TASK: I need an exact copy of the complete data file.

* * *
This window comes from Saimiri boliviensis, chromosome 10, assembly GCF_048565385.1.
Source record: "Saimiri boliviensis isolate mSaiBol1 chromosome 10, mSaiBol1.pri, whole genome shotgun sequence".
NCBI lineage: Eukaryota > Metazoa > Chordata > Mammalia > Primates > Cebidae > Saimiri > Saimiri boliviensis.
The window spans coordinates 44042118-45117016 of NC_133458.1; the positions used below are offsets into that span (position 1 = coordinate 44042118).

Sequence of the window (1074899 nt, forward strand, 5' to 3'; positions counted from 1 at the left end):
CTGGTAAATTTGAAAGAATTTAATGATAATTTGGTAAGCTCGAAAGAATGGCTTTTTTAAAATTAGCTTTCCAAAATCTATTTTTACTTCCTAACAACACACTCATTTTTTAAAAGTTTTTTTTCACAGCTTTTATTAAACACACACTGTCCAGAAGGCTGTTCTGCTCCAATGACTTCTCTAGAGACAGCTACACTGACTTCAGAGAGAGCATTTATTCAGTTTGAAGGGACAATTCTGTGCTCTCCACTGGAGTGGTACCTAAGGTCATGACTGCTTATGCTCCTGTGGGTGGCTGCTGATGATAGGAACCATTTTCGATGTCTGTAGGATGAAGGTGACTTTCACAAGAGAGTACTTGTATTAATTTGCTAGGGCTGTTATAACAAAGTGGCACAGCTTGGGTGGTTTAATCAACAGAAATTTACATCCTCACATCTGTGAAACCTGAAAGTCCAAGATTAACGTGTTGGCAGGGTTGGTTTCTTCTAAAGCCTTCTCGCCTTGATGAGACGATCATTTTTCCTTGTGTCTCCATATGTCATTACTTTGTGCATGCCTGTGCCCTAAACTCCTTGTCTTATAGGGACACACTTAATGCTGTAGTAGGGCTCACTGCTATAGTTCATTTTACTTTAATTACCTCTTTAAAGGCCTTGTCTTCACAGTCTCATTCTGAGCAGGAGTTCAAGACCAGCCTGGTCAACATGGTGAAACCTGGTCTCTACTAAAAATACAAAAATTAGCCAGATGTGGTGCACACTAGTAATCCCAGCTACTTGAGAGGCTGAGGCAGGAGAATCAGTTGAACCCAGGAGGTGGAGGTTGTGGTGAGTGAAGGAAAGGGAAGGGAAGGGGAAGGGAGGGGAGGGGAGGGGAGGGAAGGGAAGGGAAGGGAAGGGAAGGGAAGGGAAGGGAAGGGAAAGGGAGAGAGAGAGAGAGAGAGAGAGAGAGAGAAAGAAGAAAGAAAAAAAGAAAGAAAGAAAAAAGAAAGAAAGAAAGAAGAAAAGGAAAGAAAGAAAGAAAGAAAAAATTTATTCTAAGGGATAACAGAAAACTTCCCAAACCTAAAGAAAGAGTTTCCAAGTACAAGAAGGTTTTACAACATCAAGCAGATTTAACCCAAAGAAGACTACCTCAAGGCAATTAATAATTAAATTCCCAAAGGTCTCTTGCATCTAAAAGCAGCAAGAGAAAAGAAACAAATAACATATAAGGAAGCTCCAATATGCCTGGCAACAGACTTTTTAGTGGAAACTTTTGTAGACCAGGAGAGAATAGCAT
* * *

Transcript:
This window comes from Saimiri boliviensis, chromosome 10, assembly GCF_048565385.1.
Source record: "Saimiri boliviensis isolate mSaiBol1 chromosome 10, mSaiBol1.pri, whole genome shotgun sequence".
NCBI lineage: Eukaryota > Metazoa > Chordata > Mammalia > Primates > Cebidae > Saimiri > Saimiri boliviensis.
The window spans coordinates 44042118-45117016 of NC_133458.1; the positions used below are offsets into that span (position 1 = coordinate 44042118).

Sequence of the window (1074899 nt, forward strand, 5' to 3'; positions counted from 1 at the left end):
CTGGTAAATTTGAAAGAATTTAATGATAATTTGGTAAGCTCGAAAGAATGGCTTTTTTAAAATTAGCTTTCCAAAATCTATTTTTACTTCCTAACAACACACTCATTTTTTAAAAGTTTTTTTTCACAGCTTTTATTAAACACACACTGTCCAGAAGGCTGTTCTGCTCCAATGACTTCTCTAGAGACAGCTACACTGACTTCAGAGAGAGCATTTATTCAGTTTGAAGGGACAATTCTGTGCTCTCCACTGGAGTGGTACCTAAGGTCATGACTGCTTATGCTCCTGTGGGTGGCTGCTGATGATAGGAACCATTTTCGATGTCTGTAGGATGAAGGTGACTTTCACAAGAGAGTACTTGTATTAATTTGCTAGGGCTGTTATAACAAAGTGGCACAGCTTGGGTGGTTTAATCAACAGAAATTTACATCCTCACATCTGTGAAACCTGAAAGTCCAAGATTAACGTGTTGGCAGGGTTGGTTTCTTCTAAAGCCTTCTCGCCTTGATGAGACGATCATTTTTCCTTGTGTCTCCATATGTCATTACTTTGTGCATGCCTGTGCCCTAAACTCCTTGTCTTATAGGGACACACTTAATGCTGTAGTAGGGCTCACTGCTATAGTTCATTTTACTTTAATTACCTCTTTAAAGGCCTTGTCTTCACAGTCTCATTCTGAGCAGGAGTTCAAGACCAGCCTGGTCAACATGGTGAAACCTGGTCTCTACTAAAAATACAAAAATTAGCCAGATGTGGTGCACACTAGTAATCCCAGCTACTTGAGAGGCTGAGGCAGGAGAATCAGTTGAACCCAGGAGGTGGAGGTTGTGGTGAGTGAAGGAAAGGGAAGGGAAGGGGAAGGGAGGGGAGGGGAGGGGAGGGAAGGGAAGGGAAGGGAAGGGAAGGGAAGGGAAGGGAAGGGAAAGGGAGAGAGAGAGAGAGAGAGAGAGAGAGAGAAAGAAGAAAGAAAAAAAGAAAGAAAGAAAAAAGAAAGAAAGAAAGAAGAAAAGGAAAGAAAGAAAGAAAGAAAAAATTTATTCTAAGGGATAACAGAAAACTTCCCAAACCTAAAGAAAGAGTTTCCAAGTACAAGAAGGTTTTACAACATCAAGCAGATTTAACCCAAAGAAGACTACCTCAAGGCAATTAATAATTAAATTCCCAAAGGTCTCTTGCATCTAAAAGCAGCAAGAGAAAAGAAACAAATAACATATAAGGAAGCTCCAATATGCCTGGCAACAGACTTTTTAGTGGAAACTTTTGTAGACCAGGAGAGAATAGCAT